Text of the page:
Finding the weight of black holes
A new way to weigh the biggest black holes in the universe has been found.
Provided by the Chandra X-ray Center, Cambridge, Massachusetts
July 17, 2008
How do you weigh the biggest black holes in the universe? One answer now comes from a completely new and independent technique that astronomers have developed using data from NASA's Chandra X-ray Observatory.
By measuring a peak in the temperature of hot gas in the center of the giant elliptical galaxy NGC 4649, scientists have determined the mass of the galaxy's supermassive black hole. The method, applied for the first time, gives results that are consistent with a traditional technique.
Astronomers have been seeking out different, independent ways of precisely weighing the largest supermassive black holes, that is, those that are billions of times more massive than the Sun. Until now, methods based on observations of the motions of stars or of gas in a disk near such large black holes had been used.
"This is tremendously important work since black holes can be elusive, and there are only a couple of ways to weigh them accurately," says Philip Humphrey of the University of California at Irvine, who led the study. "It's reassuring that two very different ways to measure the mass of a big black hole give such similar answers."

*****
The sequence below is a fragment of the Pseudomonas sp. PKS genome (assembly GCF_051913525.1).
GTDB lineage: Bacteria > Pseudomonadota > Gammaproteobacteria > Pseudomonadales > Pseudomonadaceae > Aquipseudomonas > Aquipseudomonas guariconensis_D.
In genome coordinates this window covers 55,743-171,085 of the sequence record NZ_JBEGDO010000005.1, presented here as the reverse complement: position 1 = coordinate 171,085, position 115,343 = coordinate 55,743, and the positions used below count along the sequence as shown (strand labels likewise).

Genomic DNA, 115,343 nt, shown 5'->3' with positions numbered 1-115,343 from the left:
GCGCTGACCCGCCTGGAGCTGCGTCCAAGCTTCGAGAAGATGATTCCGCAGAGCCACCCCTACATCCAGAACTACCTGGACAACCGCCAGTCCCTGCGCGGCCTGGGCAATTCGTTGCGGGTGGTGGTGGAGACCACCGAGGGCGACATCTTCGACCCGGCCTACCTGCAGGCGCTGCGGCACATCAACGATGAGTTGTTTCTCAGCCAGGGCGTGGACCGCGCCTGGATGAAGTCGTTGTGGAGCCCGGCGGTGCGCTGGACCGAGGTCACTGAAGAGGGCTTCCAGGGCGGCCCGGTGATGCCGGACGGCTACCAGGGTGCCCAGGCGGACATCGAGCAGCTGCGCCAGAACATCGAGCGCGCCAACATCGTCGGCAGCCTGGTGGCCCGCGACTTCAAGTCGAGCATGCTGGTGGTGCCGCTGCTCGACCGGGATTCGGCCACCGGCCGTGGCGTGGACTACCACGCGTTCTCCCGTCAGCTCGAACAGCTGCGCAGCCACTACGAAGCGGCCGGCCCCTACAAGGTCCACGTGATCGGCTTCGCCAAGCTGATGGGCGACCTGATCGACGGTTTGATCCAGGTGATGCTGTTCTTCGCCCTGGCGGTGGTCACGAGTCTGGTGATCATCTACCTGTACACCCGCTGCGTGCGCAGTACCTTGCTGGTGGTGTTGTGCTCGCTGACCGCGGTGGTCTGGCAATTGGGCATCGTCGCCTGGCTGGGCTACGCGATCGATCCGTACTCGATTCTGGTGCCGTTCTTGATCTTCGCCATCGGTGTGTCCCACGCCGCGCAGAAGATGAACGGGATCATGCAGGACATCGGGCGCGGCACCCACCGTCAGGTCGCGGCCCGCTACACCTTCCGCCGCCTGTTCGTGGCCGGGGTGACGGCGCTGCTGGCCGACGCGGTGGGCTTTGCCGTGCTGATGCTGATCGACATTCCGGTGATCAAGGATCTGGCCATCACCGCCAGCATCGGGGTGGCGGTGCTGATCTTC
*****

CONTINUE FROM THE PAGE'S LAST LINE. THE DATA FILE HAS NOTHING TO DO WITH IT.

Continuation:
NGC 4649 is now one of only a handful of galaxies for which the mass of a supermassive black hole has been measured with two different methods. In addition, this new X-ray technique confirms that the supermassive black hole in NGC 4649 is one of the largest in the local universe with a mass about 3.4 billion times that of the Sun, about a thousand times bigger than the black hole at the center of our galaxy.
The new technique takes advantage of the gravitational influence the black hole has on the hot gas near the center of the galaxy. As gas slowly settles towards the black hole, it gets compressed and heated. This causes a peak in the temperature of the gas right near the center of the galaxy. The more massive the black hole, the bigger the temperature peak detected by Chandra.
This effect was predicted by two of the coauthors—Fabrizio Brighenti from the University of Bologna, Italy, and William Mathews from the University of California at Santa Cruz—almost 10 years ago, but this is the first time it has been seen and used.
"It was wonderful to finally see convincing evidence of the effects of the huge black hole that we expected," says Brighenti. "We were thrilled that our new technique worked just as well as the more traditional approach for weighing the black hole."
The black hole in NGC 4649 is in a state where it does not appear to be rapidly pulling in material towards its event horizon, nor generating copious amounts of light as it grows. So, the presence and mass of the central black hole has to be studied more indirectly by tracking its effects on stars and gas surrounding it. This technique is well suited to black holes in this condition.
"Monster black holes like this one power spectacular light shows in the distant, early universe, but not in the local universe," says Humphrey. "So, we can't wait to apply our new method to other nearby galaxies harboring such inconspicuous black holes."
These results will appear in an upcoming issue of The Astrophysical Journal.